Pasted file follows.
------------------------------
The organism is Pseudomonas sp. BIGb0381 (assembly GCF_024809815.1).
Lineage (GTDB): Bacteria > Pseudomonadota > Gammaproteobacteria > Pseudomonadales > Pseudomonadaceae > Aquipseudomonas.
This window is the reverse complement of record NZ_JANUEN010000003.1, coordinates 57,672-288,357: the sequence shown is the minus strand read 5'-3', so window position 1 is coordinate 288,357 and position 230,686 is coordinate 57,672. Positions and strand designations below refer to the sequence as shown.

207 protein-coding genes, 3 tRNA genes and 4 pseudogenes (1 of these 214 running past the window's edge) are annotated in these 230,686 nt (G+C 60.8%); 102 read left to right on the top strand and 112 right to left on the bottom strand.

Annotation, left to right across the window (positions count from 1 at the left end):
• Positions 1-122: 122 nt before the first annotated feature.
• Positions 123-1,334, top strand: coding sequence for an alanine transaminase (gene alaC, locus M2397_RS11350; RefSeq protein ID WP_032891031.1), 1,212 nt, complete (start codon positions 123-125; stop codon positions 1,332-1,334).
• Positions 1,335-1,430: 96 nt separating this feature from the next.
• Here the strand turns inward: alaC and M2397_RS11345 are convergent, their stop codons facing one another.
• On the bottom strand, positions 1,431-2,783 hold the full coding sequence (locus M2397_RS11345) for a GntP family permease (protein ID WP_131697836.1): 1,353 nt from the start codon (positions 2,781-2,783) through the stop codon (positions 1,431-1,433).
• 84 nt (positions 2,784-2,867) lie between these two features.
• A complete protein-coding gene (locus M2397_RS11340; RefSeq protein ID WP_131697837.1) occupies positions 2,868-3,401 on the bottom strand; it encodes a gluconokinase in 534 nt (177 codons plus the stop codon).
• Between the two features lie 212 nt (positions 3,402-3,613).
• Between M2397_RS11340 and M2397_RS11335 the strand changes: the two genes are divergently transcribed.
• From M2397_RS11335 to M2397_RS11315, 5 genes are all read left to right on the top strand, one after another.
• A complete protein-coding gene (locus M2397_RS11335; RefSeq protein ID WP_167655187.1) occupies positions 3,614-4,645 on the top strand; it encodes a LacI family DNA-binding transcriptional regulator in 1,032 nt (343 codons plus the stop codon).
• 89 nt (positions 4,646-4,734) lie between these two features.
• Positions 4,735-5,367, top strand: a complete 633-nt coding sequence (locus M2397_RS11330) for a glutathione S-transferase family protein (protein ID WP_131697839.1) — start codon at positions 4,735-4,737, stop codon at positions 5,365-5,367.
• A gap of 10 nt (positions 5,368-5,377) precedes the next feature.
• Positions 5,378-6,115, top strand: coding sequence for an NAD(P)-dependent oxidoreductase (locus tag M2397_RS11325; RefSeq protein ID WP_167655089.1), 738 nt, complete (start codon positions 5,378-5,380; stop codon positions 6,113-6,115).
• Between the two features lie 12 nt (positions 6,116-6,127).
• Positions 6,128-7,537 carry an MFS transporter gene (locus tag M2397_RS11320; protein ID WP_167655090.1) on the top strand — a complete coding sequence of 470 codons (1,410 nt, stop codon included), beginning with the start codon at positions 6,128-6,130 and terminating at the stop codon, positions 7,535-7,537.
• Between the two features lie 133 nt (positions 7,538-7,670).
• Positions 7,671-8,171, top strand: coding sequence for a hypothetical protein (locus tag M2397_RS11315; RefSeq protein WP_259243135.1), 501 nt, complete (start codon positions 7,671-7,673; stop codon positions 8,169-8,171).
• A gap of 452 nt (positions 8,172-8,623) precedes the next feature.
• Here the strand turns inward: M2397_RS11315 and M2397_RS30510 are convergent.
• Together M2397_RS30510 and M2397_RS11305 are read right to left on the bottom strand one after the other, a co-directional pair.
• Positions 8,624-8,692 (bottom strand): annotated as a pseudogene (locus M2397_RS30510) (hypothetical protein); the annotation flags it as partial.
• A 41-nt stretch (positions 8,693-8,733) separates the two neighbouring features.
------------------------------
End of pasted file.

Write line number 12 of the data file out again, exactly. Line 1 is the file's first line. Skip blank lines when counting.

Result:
• A complete protein-coding gene (locus M2397_RS11340; RefSeq protein ID WP_131697837.1) occupies positions 2,868-3,401 on the bottom strand; it encodes a gluconokinase in 534 nt (177 codons plus the stop codon).